Midnight's Children by Salman Rushdie
Chosen as a tribute to Salman Rushdie after the unconscionable attack on his life on August 12th, 2022, I found my copy of Midnight’s Children exactly where it should be, shelved under R, on the top right-hand shelf of the section of the floor-to-ceiling bookcase that extends into the closet; up there, along with Satanic Verses, The Moor’s Last Sigh, The Ground Beneath Her Feet and Joseph Anton. I needed steps.
The pages are yellow, almost brown, and the glue crackles in the ominous way that tells me the leaves are detaching themselves from the spine. And the words? The words are nowhere near as heavy going as I remember. Perhaps I have become more sophisticated since 1982.
Midnight’s Children is a book for enjoying the words and what words will do. It’s a book you return to daily, not a book you can’t put down. There’s no reading it fast to see what happens, although plenty does happen.
Saleem Sinai, born at the stroke of midnight on the day India became an independent nation, believes that his life is India’s history. Because of this, he is disintegrating, cracking from the navel outwards, and he has to tell his story while he still can. But does he begin at his birth? No, much to the frustration of his sole living listener, Padma, he begins with his grandfather, because his grandfather had blue eyes, and, most importantly, a big nose.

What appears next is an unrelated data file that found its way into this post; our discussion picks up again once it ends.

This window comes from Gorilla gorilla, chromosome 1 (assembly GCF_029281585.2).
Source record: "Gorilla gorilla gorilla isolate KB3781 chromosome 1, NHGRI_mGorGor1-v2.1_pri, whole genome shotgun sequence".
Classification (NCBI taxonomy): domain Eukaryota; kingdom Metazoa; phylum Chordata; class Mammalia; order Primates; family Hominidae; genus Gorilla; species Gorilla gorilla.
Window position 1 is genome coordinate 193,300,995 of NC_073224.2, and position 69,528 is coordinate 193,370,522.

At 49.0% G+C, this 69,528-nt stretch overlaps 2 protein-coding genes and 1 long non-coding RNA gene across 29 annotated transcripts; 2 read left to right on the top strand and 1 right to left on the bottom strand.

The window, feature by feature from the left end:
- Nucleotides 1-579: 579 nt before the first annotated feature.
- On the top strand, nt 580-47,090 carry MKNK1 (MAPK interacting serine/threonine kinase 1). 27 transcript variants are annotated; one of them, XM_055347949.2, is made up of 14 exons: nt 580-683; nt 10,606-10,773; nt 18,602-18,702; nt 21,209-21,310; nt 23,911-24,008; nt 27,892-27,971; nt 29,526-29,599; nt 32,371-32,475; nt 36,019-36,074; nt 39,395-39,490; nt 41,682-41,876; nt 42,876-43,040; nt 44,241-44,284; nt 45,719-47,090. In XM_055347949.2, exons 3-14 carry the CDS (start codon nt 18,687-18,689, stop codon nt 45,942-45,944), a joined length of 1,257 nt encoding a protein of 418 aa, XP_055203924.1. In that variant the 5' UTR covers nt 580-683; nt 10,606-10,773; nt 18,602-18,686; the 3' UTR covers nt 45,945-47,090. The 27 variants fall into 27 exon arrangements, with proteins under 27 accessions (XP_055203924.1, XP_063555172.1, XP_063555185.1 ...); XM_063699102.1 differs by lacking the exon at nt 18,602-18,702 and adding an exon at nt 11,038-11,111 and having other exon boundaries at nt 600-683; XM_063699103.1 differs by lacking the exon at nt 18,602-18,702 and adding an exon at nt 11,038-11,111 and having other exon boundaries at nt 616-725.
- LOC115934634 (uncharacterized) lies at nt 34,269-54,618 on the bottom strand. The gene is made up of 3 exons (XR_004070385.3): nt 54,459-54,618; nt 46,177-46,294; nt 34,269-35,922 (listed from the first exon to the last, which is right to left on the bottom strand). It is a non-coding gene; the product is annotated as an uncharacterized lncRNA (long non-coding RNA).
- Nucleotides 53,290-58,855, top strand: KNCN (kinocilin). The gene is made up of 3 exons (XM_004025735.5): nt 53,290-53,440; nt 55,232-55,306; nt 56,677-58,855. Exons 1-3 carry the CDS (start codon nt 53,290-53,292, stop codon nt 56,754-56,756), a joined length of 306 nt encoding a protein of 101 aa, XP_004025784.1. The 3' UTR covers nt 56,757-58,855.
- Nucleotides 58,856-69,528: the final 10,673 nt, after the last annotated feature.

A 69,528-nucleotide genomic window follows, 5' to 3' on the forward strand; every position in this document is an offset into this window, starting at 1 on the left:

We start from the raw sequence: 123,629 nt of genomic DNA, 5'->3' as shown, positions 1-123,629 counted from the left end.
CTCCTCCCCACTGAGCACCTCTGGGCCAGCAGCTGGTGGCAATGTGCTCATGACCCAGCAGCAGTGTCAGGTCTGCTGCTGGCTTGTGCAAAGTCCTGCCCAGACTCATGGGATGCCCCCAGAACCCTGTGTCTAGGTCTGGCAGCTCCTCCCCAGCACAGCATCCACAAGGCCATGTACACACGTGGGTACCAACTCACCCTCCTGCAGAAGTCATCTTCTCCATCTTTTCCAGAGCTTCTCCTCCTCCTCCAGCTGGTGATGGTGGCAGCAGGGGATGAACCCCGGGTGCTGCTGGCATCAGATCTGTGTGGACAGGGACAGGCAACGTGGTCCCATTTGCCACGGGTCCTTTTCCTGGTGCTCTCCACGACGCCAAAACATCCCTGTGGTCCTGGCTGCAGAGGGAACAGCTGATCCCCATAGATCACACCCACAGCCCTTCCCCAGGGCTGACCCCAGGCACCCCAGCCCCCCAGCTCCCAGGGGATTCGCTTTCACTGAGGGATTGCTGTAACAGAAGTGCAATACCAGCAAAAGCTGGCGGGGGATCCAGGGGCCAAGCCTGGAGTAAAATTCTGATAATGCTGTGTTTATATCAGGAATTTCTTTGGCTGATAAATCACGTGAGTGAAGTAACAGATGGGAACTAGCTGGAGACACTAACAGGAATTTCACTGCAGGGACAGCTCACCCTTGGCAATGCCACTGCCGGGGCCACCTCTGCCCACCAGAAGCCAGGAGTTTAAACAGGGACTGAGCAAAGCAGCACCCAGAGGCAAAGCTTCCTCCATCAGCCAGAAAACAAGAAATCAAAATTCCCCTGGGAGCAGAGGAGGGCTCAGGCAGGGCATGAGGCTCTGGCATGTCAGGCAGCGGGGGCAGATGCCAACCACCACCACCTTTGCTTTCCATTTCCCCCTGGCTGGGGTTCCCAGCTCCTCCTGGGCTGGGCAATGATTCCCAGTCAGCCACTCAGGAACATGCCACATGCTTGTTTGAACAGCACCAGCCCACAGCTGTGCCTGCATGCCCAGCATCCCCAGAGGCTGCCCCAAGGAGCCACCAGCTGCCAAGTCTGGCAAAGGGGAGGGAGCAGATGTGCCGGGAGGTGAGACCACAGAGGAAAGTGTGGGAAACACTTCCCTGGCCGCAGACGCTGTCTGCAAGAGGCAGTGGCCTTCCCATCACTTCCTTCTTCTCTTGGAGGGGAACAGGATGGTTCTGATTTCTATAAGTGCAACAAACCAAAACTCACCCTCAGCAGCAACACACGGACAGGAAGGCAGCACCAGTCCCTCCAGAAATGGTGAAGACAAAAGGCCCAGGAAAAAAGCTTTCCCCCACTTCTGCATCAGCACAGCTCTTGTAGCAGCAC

Only they aren’t his grandfather’s eyes, and it isn’t his grandfather’s cucumber of a nose, because Saleem was swapped at birth with another child born at midnight.
Saleem’s nose gets him into a lot of trouble. Hiding in a chest of dirty washing in the bathroom, where he takes his nearly-nine-year-old self for comfort, and where he can’t smell his surroundings due to his perpetually congested nose, he catches sight of his mother’s backside, as round as a black mango, inhales the end of a pyjama cord and his head explodes. The result? His mind is now a receiver of messages from all the other children born in India between midnight and one in the morning on the day ‘a nation which had never previously existed was about to win its freedom, catapulting us into a world which, although it had five thousand years of history, although it had invented the game of chess and traded with Middle Kingdom Egypt, was nevertheless quite imaginary.’
Midnight’s Children is a collage of liberated India in all its brilliance and messiness, the smells of its fabulous pickles and the spectacular nagging of its women, its divisions, its crowds, its hustling and its poverty, its superstitions and its magic, its violence and its hope.
There is a lot of humour in this book; a lot of wit. There are a lot of characters too. Keeping track of them is a challenge, especially if their names are difficult for you because they are not how you learned names ought to be when you were a not-quite-nine-year-old. I say them out loud, in my head if there’s someone else in the room.
This is a long book: 463 pages in my old paperback; 536 in the 40th anniversary edition now available.
If you like a long read, a rich portrayal of a tangled world, and a touch of the improbable creeping over the line into the impossible, Midnight’s Children is for you.